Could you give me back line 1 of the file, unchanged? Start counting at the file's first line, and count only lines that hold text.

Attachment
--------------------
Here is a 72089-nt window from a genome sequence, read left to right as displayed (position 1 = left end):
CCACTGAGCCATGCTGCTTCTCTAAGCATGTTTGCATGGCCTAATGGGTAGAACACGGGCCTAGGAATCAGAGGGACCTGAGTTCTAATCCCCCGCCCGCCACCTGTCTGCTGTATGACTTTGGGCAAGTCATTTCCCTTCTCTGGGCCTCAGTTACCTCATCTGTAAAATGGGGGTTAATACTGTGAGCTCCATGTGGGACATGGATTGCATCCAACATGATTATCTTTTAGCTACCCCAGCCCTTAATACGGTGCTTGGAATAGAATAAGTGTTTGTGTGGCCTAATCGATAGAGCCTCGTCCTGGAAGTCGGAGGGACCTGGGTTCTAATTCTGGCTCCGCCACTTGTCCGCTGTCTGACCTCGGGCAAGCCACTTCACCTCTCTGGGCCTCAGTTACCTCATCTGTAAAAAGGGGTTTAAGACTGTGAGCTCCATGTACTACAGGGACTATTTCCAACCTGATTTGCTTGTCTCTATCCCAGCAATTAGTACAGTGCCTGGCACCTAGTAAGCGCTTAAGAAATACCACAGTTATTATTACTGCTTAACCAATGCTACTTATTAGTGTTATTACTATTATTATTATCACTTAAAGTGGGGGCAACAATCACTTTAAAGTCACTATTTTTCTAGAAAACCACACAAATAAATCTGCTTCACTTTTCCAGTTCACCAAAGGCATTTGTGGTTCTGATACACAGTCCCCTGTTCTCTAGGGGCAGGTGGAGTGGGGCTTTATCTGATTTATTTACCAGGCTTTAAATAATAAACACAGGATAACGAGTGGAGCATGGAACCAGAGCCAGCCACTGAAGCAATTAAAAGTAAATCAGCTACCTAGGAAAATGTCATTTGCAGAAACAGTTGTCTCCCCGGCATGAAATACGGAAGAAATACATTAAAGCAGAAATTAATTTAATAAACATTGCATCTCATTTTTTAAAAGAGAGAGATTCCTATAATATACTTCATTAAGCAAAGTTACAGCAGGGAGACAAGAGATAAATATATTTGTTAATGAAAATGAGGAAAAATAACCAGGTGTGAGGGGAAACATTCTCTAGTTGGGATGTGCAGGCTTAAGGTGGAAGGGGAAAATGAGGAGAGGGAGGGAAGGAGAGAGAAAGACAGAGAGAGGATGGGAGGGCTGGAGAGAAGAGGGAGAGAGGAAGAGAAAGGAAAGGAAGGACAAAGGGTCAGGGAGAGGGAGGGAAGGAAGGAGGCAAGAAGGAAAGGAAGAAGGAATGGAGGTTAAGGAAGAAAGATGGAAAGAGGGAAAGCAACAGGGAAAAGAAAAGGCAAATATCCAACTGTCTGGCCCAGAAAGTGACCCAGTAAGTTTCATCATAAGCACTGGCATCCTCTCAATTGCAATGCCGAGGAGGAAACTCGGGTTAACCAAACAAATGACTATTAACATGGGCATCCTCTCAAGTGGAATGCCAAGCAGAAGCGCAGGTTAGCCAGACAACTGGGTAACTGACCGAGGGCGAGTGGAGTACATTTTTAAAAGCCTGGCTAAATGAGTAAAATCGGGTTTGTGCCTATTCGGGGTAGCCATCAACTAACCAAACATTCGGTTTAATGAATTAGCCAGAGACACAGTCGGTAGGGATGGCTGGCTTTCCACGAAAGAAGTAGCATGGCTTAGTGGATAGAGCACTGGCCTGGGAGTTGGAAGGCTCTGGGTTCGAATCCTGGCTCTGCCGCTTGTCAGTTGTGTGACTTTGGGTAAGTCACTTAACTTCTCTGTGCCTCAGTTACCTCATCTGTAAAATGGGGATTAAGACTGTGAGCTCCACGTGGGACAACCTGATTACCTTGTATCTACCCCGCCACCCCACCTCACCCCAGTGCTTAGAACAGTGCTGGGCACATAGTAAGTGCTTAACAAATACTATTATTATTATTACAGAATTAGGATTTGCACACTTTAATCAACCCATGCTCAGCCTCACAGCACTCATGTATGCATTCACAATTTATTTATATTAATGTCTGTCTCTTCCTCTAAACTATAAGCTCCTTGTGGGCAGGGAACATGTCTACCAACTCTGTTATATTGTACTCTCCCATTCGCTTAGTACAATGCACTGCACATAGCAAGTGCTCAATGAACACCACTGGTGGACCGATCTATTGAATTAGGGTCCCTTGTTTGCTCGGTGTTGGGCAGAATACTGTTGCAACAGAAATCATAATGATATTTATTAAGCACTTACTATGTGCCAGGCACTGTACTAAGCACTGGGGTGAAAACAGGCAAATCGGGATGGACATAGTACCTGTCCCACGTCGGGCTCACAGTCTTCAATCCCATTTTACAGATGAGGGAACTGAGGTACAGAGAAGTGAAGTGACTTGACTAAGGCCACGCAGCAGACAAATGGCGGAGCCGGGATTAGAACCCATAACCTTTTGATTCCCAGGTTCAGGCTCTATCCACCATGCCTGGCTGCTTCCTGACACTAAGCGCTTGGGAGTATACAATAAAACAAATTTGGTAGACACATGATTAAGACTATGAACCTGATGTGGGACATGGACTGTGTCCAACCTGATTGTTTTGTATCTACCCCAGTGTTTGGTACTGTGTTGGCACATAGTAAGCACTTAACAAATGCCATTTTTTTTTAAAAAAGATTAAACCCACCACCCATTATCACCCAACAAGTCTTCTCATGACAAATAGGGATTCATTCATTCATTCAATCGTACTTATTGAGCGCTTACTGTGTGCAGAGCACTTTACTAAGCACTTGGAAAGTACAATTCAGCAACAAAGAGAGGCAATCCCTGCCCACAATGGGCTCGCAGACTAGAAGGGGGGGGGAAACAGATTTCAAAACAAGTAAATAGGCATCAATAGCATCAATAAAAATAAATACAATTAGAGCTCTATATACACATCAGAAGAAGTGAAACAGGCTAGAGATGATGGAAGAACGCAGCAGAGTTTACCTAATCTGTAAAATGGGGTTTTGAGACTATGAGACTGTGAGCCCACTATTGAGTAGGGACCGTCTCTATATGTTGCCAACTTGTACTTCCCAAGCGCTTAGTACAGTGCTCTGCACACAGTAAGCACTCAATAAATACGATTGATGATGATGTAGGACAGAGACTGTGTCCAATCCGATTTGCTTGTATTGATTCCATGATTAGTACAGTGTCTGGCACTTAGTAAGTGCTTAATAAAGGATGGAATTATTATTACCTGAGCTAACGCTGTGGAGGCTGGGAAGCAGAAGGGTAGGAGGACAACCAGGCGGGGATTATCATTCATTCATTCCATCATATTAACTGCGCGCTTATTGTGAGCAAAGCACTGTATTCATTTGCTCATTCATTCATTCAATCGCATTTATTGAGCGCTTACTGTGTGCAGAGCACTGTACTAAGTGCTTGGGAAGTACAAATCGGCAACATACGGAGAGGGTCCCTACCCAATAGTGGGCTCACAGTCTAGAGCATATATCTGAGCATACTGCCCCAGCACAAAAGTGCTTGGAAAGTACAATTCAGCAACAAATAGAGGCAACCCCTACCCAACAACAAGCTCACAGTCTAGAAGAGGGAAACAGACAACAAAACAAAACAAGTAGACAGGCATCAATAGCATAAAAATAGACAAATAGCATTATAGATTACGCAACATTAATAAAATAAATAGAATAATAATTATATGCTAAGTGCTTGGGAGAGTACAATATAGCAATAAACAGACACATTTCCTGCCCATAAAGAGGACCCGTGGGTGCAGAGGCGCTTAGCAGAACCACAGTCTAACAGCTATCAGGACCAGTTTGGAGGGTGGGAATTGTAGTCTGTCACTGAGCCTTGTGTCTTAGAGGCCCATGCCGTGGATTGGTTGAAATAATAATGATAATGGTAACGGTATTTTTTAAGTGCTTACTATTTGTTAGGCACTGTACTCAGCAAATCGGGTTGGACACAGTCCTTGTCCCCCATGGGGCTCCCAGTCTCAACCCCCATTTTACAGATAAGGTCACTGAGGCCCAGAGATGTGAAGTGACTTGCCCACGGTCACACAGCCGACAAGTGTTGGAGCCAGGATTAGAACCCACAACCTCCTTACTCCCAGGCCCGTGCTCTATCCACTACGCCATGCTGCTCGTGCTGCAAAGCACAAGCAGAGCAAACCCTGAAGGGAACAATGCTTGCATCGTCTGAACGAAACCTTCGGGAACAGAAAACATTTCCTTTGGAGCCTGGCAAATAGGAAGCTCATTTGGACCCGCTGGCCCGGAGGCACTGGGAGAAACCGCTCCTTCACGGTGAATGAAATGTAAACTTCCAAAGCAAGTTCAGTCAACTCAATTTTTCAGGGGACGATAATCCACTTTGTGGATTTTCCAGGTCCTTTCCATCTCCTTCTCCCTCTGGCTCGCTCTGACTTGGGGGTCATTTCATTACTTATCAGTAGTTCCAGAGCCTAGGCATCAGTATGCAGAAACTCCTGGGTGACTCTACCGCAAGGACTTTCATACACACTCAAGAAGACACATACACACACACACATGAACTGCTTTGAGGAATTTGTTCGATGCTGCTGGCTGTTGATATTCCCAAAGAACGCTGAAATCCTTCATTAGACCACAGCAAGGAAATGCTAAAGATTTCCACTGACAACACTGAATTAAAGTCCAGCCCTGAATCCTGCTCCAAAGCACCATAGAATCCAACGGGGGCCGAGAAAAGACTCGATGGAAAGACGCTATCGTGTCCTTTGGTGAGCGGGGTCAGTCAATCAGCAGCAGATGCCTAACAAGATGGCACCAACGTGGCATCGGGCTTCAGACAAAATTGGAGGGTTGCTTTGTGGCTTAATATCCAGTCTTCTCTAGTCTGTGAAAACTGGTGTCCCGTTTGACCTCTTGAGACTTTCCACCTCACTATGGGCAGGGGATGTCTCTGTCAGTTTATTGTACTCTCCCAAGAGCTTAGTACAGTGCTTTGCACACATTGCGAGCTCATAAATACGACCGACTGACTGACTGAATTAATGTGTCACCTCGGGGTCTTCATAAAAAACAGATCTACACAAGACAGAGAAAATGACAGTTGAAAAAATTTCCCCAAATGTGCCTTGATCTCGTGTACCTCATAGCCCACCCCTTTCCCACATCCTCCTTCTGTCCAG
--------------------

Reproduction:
Here is a 72089-nt window from a genome sequence, read left to right as displayed (position 1 = left end):